they belong to; but once that's known, it much quicker to use an
rmap technique, looping through the vmas of the relevant anon_vma
(taking its lock), than scanning all the (swapped) mms in the system.

All I bothered to do, after objrmap came in, was force a shortcut in
unuse_vma once the anon_vma is known (that page_address_in_vma call):
it didn't seem worth rejigging the whole mm loop.  But now you have
another use for unusing a swap entry, that is surely the way to go:
the mm loop is unnecessary, or becomes unnecessary, once we know
the anon_vma to which the swap page belongs.  Which is already so
for your failed-write swap pages.

Hugh

^ permalink raw reply	[flat|nested] 5+ messages in thread

* Re: [PATCH 0/4] Improve swap page error handling
  2007-01-10 22:32 ` Nick Piggin
@ 2007-01-10 23:52   ` Richard Purdie
  0 siblings, 0 replies; 5+ messages in thread
From: Richard Purdie @ 2007-01-10 23:52 UTC (permalink / raw)
  To: Nick Piggin; +Cc: Hugh Dickins, kernel list, Andrew Morton

On Thu, 2007-01-11 at 09:32 +1100, Nick Piggin wrote:
> Richard Purdie wrote: 
> > I think you were cc'd on some of it but you never commented. Anyhow,
> > I've reworked this patch series based on your comments. The hints were
> > appreciated, thanks. This was the way I'd originally hoped to be able to
> > work things, I just couldn't find the right way to do it.
> 
> IMO it seems a bit complex for so small a benefit. Last time I was
> working on this, I thought it would be almost as good to do something
> simple like stop trying to write out the page if PG_error is set (and
> clear that bit in delete_from_swap_cache or try_to_unusesomewhere).
> This way the admin could swapoff and scan the swap device at some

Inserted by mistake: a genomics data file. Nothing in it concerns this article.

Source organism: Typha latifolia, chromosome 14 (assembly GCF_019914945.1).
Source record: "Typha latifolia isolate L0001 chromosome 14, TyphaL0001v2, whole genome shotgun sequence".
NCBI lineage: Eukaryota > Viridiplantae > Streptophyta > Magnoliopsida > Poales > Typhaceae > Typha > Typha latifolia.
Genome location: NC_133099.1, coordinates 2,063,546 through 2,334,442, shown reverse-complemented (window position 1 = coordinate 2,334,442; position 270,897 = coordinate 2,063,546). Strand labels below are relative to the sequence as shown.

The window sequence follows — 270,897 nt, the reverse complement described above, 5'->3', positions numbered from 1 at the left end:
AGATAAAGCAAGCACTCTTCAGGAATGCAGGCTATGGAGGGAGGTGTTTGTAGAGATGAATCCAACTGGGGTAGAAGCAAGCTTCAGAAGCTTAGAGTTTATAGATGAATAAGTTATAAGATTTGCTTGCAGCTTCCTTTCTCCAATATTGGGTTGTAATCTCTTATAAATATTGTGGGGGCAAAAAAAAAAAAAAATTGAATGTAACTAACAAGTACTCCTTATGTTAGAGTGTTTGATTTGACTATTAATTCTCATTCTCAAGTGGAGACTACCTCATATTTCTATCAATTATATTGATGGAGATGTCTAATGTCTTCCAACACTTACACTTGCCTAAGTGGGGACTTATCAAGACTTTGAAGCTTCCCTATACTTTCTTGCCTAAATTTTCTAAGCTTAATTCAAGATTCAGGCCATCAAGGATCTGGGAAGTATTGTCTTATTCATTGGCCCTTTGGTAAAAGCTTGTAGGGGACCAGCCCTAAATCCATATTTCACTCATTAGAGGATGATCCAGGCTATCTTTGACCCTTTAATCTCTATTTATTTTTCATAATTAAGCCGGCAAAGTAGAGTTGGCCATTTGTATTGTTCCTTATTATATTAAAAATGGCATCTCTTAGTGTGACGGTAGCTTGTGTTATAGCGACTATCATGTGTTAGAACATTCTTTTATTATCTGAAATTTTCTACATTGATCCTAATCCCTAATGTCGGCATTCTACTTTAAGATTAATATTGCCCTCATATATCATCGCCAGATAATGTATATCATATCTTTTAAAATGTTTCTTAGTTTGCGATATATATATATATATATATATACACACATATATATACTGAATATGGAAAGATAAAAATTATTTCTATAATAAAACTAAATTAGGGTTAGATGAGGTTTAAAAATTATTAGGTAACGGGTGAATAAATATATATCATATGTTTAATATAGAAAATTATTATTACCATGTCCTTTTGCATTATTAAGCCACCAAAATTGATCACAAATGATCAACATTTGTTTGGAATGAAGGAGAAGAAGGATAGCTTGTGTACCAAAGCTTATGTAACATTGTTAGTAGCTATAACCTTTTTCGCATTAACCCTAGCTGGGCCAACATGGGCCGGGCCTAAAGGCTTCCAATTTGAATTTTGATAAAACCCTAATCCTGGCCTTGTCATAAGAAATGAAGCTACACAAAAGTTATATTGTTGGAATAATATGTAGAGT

> point.

FWIW, the patches have got a lot less invasive and I was pleased with
the way the last set I posted worked out. 

1/4 is a lot of noise adding the page parameter to swap_free but doesn't
actually change much. 
2/4 is the guts of the solution in the form of two new functions. 
3/4 just hooks it in. 
4/4 is an optional cleanup.

I guess the key point for me is that the lack of proper handling of this
was bringing one of my systems to its knees due to IO loops before these
patches. Yes, there are ways to minimise the impact but why not fix it
properly? This proposal is certainly nowhere near as invasive as the
previous ones and since its got this far...

> > You can't proceed to do that until you're able to identify the bad pages
> > so this would be a necessary first step towards that, yes.
> 
> Agreed here, FWIW. I think that might be just as well done in
> userspace?

Maybe, I haven't made my mind up about that yet. I'd have to see how the
code looked I guess.

Cheers,

Richard


^ permalink raw reply	[flat|nested] 5+ messages in thread

* Re: [PATCH 0/4] Improve swap page error handling
  2007-01-10 18:04 Richard Purdie
@ 2007-01-10 22:32 ` Nick Piggin
  2007-01-10 23:52   ` Richard Purdie
  0 siblings, 1 reply; 5+ messages in thread
From: Nick Piggin @ 2007-01-10 22:32 UTC (permalink / raw)
  To: Richard Purdie; +Cc: Hugh Dickins, kernel list, Andrew Morton

Richard Purdie wrote:

>>No, not this way, I'm afraid.  Sorry, I don't remember the prior
>>discussion on LKML, must have flooded past when my attention was
>>elsewhere.
> 
> 
> I think you were cc'd on some of it but you never commented. Anyhow,
> I've reworked this patch series based on your comments. The hints were
> appreciated, thanks. This was the way I'd originally hoped to be able to
> work things, I just couldn't find the right way to do it.

IMO it seems a bit complex for so small a benefit. Last time I was
working on this, I thought it would be almost as good to do something
simple like stop trying to write out the page if PG_error is set (and
clear that bit in delete_from_swap_cache or try_to_unusesomewhere).
This way the admin could swapoff and scan the swap device at some
point.

>>Is it worth doing this at all?  Probably, but I've no experience